The TLR2-MyD88-NOD2-RIPK2 signalling axis regulates a balanced pro-inflammatory and IL-10-mediated anti-inflammatory cytokine response to Gram-positive cell walls

Authors

  • Lilian O. Moreira,

    1. Department of Infectious Diseases, St. Jude Children's Research Hospital, 332 North Lauderdale, Memphis, TN 38105, USA.
    2. Department of Immunology, St. Jude Children's Research Hospital, 332 North Lauderdale, Memphis, TN 38105, USA.
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    • Contributed equally to this work.

  • Karim C. El Kasmi,

    1. Department of Infectious Diseases, St. Jude Children's Research Hospital, 332 North Lauderdale, Memphis, TN 38105, USA.
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    • Present address: University of Colorado Health Sciences Center, Denver, CO, USA;

    • Contributed equally to this work.

  • Amber M. Smith,

    1. Department of Infectious Diseases, St. Jude Children's Research Hospital, 332 North Lauderdale, Memphis, TN 38105, USA.
    2. Department of Immunology, St. Jude Children's Research Hospital, 332 North Lauderdale, Memphis, TN 38105, USA.
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  • David Finkelstein,

    1. Hartwell Center for Biotechnology and Bioinformatics, St. Jude Children's Research Hospital, 332 North Lauderdale, Memphis, TN 38105, USA.
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  • Sophie Fillon,

    1. Department of Infectious Diseases, St. Jude Children's Research Hospital, 332 North Lauderdale, Memphis, TN 38105, USA.
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    • Present address: University of Colorado Health Sciences Center, Denver, CO, USA;

  • Yun-Gi Kim,

    1. Department of Pathology, University of Michigan, 1500 East Medical Center Drive, Ann Arbor, MI 48109, USA.
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  • Gabriel Núñez,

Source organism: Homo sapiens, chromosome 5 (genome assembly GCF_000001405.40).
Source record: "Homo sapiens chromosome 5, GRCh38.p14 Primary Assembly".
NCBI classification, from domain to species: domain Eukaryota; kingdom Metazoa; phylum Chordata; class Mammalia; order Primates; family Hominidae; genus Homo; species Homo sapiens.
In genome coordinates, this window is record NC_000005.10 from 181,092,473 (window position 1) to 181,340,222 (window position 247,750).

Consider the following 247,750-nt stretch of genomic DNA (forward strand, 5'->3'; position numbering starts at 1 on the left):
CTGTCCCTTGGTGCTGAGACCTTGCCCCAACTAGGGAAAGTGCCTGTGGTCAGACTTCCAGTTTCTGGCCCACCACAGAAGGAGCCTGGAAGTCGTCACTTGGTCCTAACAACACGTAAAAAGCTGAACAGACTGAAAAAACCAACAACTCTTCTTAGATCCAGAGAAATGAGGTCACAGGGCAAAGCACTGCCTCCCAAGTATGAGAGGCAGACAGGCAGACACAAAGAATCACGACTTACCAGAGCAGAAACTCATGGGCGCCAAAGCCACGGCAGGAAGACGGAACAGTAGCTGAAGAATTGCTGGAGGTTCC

1. Department of Pathology, University of Michigan, 1500 East Medical Center Drive, Ann Arbor, MI 48109, USA.
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  • Elaine Tuomanen,

    1. Department of Infectious Diseases, St. Jude Children's Research Hospital, 332 North Lauderdale, Memphis, TN 38105, USA.
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  • Peter J. Murray

    Corresponding author
    1. Department of Infectious Diseases, St. Jude Children's Research Hospital, 332 North Lauderdale, Memphis, TN 38105, USA.
    2. Department of Immunology, St. Jude Children's Research Hospital, 332 North Lauderdale, Memphis, TN 38105, USA.
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*E-mail peter.murray@stjude.org; Tel. (+1) 901 495 3219; Fax (+1) 901 495 3099.

Summary

Systemic infection with Streptococcus pneumoniae is associated with a vigorous pro-inflammatory response to structurally complex cell wall fragments (PnCW) that are shed during cell growth and antibiotic-induced autolysis. Consistent with previous studies, inflammatory cytokine production induced by PnCW was dependent on TLR2 but independent of NOD2, a cytoplasmic NLR protein. However, in parallel with the pro-inflammatory response, we found that PnCW also induced prodigious secretion of anti-inflammatory IL-10 from macrophages. This response was dependent on TLR2, but also involved NOD2 as absence of NOD2-reduced IL-10 secretion in response to cell wall and translated into diminished downstream effects on IL-10-regulated target gene expression. PnCW-mediated production of IL-10 via TLR2 required RIPK2 a kinase required for NOD2 function, and MyD88 but differed from that known for zymosan in that ERK pathway activation was not detected. As mutations in NOD2 are linked to aberrant immune responses, the temporal and quantitative effects of activation of the TLR2-NOD2-RIPK2 pathway on IL-10 secretion may affect the balance between pro- and anti-inflammatory responses to Gram-positive bacteria.

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